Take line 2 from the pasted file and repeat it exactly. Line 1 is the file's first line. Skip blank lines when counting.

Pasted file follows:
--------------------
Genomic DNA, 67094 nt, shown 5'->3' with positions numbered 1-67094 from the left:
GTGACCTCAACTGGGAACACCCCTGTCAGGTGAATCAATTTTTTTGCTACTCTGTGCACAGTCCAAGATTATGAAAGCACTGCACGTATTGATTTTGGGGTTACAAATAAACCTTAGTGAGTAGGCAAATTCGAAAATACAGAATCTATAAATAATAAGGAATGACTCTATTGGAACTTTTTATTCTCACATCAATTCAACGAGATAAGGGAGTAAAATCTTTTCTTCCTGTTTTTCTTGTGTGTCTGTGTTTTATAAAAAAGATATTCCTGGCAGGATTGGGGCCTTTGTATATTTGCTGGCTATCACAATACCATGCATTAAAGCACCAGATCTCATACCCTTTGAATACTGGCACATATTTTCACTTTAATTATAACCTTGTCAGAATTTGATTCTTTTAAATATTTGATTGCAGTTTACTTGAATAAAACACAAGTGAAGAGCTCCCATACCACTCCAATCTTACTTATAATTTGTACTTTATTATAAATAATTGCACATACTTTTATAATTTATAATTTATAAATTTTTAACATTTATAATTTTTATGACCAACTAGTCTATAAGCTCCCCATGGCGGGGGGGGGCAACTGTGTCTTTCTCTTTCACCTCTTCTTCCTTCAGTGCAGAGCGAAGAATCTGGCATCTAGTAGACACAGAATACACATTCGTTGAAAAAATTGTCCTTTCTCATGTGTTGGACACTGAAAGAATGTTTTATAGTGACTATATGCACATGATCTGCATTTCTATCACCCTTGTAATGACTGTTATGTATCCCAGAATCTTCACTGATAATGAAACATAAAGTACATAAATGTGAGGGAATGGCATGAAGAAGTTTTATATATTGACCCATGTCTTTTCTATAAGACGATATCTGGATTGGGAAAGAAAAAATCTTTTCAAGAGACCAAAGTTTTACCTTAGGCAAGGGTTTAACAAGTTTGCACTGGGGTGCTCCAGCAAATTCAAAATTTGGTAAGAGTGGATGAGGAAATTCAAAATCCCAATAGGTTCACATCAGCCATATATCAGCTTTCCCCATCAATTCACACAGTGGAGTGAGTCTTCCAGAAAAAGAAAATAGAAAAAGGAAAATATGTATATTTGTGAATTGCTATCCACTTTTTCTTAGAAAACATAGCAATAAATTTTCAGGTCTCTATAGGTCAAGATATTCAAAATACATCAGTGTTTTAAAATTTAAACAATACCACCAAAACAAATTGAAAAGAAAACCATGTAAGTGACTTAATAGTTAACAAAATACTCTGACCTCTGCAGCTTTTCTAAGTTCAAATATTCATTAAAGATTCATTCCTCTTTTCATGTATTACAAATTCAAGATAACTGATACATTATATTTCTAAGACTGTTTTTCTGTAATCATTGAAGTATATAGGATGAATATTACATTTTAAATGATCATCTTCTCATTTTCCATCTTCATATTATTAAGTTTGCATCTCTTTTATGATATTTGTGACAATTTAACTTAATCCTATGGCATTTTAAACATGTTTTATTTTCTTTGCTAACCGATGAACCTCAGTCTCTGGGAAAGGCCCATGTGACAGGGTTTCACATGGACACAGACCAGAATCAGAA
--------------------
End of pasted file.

GTGACCTCAACTGGGAACACCCCTGTCAGGTGAATCAATTTTTTTGCTACTCTGTGCACAGTCCAAGATTATGAAAGCACTGCACGTATTGATTTTGGGGTTACAAATAAACCTTAGTGAGTAGGCAAATTCGAAAATACAGAATCTATAAATAATAAGGAATGACTCTATTGGAACTTTTTATTCTCACATCAATTCAACGAGATAAGGGAGTAAAATCTTTTCTTCCTGTTTTTCTTGTGTGTCTGTGTTTTATAAAAAAGATATTCCTGGCAGGATTGGGGCCTTTGTATATTTGCTGGCTATCACAATACCATGCATTAAAGCACCAGATCTCATACCCTTTGAATACTGGCACATATTTTCACTTTAATTATAACCTTGTCAGAATTTGATTCTTTTAAATATTTGATTGCAGTTTACTTGAATAAAACACAAGTGAAGAGCTCCCATACCACTCCAATCTTACTTATAATTTGTACTTTATTATAAATAATTGCACATACTTTTATAATTTATAATTTATAAATTTTTAACATTTATAATTTTTATGACCAACTAGTCTATAAGCTCCCCATGGCGGGGGGGGGCAACTGTGTCTTTCTCTTTCACCTCTTCTTCCTTCAGTGCAGAGCGAAGAATCTGGCATCTAGTAGACACAGAATACACATTCGTTGAAAAAATTGTCCTTTCTCATGTGTTGGACACTGAAAGAATGTTTTATAGTGACTATATGCACATGATCTGCATTTCTATCACCCTTGTAATGACTGTTATGTATCCCAGAATCTTCACTGATAATGAAACATAAAGTACATAAATGTGAGGGAATGGCATGAAGAAGTTTTATATATTGACCCATGTCTTTTCTATAAGACGATATCTGGATTGGGAAAGAAAAAATCTTTTCAAGAGACCAAAGTTTTACCTTAGGCAAGGGTTTAACAAGTTTGCACTGGGGTGCTCCAGCAAATTCAAAATTTGGTAAGAGTGGATGAGGAAATTCAAAATCCCAATAGGTTCACATCAGCCATATATCAGCTTTCCCCATCAATTCACACAGTGGAGTGAGTCTTCCAGAAAAAGAAAATAGAAAAAGGAAAATATGTATATTTGTGAATTGCTATCCACTTTTTCTTAGAAAACATAGCAATAAATTTTCAGGTCTCTATAGGTCAAGATATTCAAAATACATCAGTGTTTTAAAATTTAAACAATACCACCAAAACAAATTGAAAAGAAAACCATGTAAGTGACTTAATAGTTAACAAAATACTCTGACCTCTGCAGCTTTTCTAAGTTCAAATATTCATTAAAGATTCATTCCTCTTTTCATGTATTACAAATTCAAGATAACTGATACATTATATTTCTAAGACTGTTTTTCTGTAATCATTGAAGTATATAGGATGAATATTACATTTTAAATGATCATCTTCTCATTTTCCATCTTCATATTATTAAGTTTGCATCTCTTTTATGATATTTGTGACAATTTAACTTAATCCTATGGCATTTTAAACATGTTTTATTTTCTTTGCTAACCGATGAACCTCAGTCTCTGGGAAAGGCCCATGTGACAGGGTTTCACATGGACACAGACCAGAATCAGAA